Question: Local Alignment Of Short Reads: Mosaik, Bowtie2, Bwa?
1
gravatar for gaelgarcia05
6.3 years ago by
gaelgarcia05190
UK
gaelgarcia05190 wrote:

Hi everyone! Thanks so much for all your help and advice on this forum.

I am trying to find a good aligner that will help me deal with the problem I'm having. I have a few million reads that span two different (separate) sequences on the genome, the product of an insertion/translocation.

I need a tool that will help me determine the position where the read came from in sequence 1 and the position where it came from in sequence 2, as to determine the new structure in the genome.

I have done some short read alignment so far, and most of the programs I've used require a read to map from end to end to a given contiguous sequence in the reference.

However, I have recently learned that Bowtie2 can now do a local alignment approach, but I am not sure if its soft-trimming capabilities to find the best Local alignment are enough for what I need :

~75 nt of the read belong to sequence 1, and ~70nt (the remaining part of the read) corresponds to sequence 2. However, some nucleotides in the middle of the read may not align anywhere, or may correspond to duplications of sequence 1. So, as you can see, the alignment is pretty messy.

I've come across Mosaik, which I believe also does Smith-Waterman alignment, and in the BWA documentation it is stated that local alignments are performed as a way to rescue those reads that did not align on a first pass.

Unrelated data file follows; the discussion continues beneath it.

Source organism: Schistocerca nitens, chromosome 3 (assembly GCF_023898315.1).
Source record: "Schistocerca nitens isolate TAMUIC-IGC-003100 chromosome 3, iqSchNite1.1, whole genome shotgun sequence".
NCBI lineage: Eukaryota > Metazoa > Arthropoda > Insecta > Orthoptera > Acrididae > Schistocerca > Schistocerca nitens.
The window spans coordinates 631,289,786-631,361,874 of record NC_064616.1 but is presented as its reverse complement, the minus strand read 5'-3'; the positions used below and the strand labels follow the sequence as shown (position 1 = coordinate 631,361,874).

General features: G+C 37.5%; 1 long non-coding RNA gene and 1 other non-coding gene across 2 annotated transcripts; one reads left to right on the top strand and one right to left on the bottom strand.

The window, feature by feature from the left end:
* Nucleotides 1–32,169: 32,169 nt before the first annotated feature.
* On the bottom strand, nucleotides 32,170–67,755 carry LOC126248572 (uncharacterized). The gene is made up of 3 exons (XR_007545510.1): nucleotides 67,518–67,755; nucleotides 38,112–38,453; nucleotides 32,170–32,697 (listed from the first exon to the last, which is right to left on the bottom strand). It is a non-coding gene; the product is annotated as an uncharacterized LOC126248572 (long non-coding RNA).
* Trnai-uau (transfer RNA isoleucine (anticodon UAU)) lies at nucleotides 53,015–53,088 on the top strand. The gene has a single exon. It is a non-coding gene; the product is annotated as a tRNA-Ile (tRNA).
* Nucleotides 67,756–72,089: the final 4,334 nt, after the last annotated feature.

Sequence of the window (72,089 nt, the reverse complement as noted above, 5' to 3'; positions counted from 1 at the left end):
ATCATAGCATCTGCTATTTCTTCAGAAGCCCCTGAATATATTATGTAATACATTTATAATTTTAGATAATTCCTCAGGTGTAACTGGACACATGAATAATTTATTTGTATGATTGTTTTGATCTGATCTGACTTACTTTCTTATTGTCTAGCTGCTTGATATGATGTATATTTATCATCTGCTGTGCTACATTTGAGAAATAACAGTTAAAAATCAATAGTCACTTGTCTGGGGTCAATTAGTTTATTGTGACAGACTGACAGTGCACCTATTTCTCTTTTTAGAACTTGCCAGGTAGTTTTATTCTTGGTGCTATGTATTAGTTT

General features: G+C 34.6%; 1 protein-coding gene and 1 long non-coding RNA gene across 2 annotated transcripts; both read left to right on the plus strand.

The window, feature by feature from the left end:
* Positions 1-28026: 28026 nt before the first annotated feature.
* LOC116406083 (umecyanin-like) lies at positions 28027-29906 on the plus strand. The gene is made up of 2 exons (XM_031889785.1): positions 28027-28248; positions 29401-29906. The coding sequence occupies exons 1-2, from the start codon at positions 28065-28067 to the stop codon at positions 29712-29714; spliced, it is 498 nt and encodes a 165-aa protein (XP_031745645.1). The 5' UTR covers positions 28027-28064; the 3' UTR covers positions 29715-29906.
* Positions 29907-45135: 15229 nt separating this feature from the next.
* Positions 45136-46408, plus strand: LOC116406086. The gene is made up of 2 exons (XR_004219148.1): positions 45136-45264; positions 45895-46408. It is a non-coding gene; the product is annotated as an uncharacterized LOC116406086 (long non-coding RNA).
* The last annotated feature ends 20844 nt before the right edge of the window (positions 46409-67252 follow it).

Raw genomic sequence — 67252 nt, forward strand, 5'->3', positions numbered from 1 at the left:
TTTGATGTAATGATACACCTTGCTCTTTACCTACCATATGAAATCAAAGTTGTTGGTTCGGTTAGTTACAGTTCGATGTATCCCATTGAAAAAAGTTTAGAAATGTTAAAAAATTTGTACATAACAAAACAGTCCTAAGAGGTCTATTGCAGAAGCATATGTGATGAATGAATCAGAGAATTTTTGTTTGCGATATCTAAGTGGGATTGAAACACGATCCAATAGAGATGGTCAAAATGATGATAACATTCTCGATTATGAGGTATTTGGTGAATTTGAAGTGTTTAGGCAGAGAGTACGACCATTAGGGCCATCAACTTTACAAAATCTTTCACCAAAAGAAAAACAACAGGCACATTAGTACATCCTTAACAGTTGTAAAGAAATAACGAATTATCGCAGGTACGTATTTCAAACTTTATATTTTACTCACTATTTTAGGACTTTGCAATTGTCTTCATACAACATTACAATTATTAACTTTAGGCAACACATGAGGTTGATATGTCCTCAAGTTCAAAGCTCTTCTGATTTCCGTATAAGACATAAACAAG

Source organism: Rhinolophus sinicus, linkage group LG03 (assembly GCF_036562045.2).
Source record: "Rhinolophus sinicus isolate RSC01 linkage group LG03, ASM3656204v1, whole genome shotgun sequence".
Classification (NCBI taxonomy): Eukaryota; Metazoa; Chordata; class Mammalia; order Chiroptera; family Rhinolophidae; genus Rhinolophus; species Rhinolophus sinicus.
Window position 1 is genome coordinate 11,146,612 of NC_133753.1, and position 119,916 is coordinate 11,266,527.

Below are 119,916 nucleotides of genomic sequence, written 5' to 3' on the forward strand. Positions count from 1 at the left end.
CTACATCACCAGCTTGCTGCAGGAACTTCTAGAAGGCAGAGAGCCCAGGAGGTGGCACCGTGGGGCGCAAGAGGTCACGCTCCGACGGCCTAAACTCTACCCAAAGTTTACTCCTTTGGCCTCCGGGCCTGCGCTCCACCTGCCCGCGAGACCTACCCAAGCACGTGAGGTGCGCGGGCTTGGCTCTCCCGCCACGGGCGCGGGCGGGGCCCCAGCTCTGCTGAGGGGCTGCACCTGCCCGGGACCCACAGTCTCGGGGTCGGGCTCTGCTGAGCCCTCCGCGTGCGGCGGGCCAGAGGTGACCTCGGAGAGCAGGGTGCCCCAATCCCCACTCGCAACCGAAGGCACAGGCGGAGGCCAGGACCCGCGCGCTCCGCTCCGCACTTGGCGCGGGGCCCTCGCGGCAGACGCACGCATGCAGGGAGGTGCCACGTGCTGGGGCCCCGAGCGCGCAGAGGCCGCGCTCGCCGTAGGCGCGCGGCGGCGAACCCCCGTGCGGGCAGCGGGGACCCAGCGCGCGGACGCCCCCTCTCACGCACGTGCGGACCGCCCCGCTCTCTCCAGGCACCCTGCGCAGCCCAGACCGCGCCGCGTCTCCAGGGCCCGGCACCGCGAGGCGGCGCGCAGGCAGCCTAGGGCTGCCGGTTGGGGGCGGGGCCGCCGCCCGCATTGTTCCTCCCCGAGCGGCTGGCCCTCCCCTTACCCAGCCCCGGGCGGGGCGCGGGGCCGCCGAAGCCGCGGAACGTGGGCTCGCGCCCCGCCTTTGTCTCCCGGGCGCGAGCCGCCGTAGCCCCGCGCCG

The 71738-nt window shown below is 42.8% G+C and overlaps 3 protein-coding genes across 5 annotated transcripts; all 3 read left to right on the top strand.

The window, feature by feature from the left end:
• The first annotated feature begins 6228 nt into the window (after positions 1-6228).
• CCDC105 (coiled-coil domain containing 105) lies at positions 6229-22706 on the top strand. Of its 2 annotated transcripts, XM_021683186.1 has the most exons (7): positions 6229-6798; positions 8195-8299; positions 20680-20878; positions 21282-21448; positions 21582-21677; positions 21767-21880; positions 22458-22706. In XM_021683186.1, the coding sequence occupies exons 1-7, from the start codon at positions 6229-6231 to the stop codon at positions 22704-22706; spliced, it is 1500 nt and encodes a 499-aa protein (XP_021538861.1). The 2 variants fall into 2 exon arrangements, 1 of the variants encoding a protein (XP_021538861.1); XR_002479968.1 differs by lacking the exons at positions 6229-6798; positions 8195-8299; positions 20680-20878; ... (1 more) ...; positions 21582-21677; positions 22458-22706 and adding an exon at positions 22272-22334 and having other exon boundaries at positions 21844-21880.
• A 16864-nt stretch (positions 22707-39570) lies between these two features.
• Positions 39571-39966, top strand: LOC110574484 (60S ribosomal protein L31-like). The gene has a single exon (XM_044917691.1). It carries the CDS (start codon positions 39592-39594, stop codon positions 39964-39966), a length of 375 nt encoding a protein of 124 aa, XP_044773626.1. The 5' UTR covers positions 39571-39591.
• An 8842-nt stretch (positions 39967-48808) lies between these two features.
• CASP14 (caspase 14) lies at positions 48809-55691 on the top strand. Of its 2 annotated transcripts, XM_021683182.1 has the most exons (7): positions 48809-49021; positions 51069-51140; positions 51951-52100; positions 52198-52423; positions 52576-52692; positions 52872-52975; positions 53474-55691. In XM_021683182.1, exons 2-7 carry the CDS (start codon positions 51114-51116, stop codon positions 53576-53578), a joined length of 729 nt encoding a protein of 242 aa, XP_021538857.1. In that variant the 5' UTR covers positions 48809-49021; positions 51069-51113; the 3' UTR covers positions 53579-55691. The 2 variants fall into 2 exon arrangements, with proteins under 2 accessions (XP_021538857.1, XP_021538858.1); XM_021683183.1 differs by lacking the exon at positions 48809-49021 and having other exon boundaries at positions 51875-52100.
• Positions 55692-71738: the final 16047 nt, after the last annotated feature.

Do you have any input as to which of these options would be best, or if there are any other options out there that could help?

Thanks! Carmen

bowtie2 alignment bwa local • 3.7k views
ADD COMMENTlink modified 6.3 years ago by lh331k • written 6.3 years ago by gaelgarcia05190
2
gravatar for lh3
6.3 years ago by
lh331k
United States
lh331k wrote:

I call yours as chimeric alignments. You should use the latest component bwa-mem from bwa. It not only gives you multiple local hits from different parts of a query sequence, but also assigns a confidence score (mapping quality) to each local hit.

As to other tools, bwa-sw can do the same, but its sensitivity and accuracy is lower. I have heard Mosaik can do split alignment, but I have not tried that. For short reads, bowtie2 may also work if you run it in the local alignment mode and let it output multiple hits. However, it is not designed with chimeric alignment in mind. The power will be reduced in some cases. You also need to heavily process its output to get what you want. Yaha is a mapper specifically designed for aligning fusion genes. I have not tried. In addition to yaha, there are other tools to find fusion genes. I have only tried two. Tophat2 makes a lot of false positives with its initial mapping. Star is better but not good enough and it does not give you a confidence value.

ADD COMMENTlink written 6.3 years ago by lh331k

Thank you, lh3! Chimeric alignments sounds about right! I was unaware that BWA had a new component. I will be sure to try it, then.

I did try TopHat2 with the Fusion option, and it does actually detect those reads that map to both sequences, but only those that have nothing in between, i.e, those that have no unassigned nucleotides to a sequence.

I also heard about Subread m which uses a different algorithm to map reads, but I'm unsure if it will be able to detect a split alignment.

I'll keep things posted. Carmen

ADD REPLYlink written 6.3 years ago by gaelgarcia05190
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